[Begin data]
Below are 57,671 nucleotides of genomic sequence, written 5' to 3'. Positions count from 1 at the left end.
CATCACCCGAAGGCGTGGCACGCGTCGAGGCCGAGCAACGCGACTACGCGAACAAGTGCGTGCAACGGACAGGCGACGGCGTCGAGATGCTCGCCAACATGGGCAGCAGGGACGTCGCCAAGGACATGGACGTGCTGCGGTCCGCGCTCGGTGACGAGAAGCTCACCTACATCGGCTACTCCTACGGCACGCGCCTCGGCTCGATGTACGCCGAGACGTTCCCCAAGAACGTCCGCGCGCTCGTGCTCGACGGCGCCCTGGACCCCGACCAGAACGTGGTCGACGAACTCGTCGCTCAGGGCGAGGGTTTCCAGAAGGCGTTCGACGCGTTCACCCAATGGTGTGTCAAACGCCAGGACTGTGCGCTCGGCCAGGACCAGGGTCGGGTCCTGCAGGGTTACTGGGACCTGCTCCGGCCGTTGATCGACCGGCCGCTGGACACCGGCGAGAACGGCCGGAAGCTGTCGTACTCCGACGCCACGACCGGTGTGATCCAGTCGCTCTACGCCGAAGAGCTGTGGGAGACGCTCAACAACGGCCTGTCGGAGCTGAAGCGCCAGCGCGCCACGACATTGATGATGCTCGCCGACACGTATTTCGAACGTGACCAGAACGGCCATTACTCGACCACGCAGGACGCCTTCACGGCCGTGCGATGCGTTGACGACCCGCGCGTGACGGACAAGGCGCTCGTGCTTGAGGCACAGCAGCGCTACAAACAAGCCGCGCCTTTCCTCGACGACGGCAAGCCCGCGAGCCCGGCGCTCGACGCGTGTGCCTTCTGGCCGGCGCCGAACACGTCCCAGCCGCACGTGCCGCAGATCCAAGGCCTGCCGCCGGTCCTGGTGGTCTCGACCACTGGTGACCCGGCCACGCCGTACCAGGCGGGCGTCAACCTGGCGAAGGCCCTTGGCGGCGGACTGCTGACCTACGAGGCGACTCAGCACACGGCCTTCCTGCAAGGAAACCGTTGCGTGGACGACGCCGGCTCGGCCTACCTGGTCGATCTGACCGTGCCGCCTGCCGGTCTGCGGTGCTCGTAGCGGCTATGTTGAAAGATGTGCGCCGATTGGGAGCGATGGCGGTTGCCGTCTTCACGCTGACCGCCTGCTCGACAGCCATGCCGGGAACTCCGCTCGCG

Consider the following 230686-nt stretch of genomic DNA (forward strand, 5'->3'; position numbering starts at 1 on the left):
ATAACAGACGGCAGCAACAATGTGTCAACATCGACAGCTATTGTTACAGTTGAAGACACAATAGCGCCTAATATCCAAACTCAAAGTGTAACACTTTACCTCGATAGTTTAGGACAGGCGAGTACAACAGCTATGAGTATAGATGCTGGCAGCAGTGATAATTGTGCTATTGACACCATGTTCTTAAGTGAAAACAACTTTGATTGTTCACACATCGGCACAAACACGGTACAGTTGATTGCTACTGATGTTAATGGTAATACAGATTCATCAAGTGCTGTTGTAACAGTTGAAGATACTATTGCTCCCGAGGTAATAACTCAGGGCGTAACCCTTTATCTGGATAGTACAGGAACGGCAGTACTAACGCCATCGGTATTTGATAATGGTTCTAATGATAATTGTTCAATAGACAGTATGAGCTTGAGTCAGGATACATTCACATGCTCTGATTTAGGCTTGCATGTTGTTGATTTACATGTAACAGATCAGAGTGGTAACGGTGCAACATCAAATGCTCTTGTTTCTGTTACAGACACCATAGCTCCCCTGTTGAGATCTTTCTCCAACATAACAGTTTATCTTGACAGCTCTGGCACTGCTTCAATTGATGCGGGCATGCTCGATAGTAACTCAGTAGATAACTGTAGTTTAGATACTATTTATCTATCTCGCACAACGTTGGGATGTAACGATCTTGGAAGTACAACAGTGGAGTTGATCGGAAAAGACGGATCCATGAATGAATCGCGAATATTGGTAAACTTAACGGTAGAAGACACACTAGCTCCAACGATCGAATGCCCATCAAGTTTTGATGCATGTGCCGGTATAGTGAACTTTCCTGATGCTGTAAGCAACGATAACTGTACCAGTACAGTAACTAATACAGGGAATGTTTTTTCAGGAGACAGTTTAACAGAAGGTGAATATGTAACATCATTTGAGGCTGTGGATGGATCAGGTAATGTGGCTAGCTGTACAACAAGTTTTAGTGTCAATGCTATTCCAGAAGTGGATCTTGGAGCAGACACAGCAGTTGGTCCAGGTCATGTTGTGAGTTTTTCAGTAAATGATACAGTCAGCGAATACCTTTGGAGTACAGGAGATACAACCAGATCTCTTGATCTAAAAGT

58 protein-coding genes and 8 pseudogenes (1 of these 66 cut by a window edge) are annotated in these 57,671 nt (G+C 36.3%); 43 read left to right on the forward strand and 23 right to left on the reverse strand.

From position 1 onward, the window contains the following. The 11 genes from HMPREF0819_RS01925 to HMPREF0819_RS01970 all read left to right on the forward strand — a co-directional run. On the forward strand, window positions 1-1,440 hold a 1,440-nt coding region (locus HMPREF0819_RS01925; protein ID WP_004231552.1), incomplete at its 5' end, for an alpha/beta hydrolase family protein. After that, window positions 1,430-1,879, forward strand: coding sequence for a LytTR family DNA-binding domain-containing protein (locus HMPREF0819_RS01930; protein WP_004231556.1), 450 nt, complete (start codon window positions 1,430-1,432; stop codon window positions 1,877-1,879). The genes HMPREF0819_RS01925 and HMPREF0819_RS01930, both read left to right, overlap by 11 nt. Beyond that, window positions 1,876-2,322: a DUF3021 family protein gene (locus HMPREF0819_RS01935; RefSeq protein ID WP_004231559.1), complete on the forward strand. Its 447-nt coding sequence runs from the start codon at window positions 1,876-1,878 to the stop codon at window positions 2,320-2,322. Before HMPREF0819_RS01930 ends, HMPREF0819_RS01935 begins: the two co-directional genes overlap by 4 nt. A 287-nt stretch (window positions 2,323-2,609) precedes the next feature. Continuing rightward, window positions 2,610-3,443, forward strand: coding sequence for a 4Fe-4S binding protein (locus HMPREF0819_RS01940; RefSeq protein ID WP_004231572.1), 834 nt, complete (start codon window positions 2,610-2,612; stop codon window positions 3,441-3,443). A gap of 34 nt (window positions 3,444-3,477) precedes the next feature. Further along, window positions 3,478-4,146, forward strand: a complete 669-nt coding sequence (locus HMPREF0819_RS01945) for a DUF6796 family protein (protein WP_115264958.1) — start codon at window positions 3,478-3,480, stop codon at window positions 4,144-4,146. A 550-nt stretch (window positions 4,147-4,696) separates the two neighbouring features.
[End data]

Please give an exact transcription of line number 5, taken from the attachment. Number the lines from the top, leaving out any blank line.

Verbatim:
58 protein-coding genes and 8 pseudogenes (1 of these 66 cut by a window edge) are annotated in these 57,671 nt (G+C 36.3%); 43 read left to right on the forward strand and 23 right to left on the reverse strand.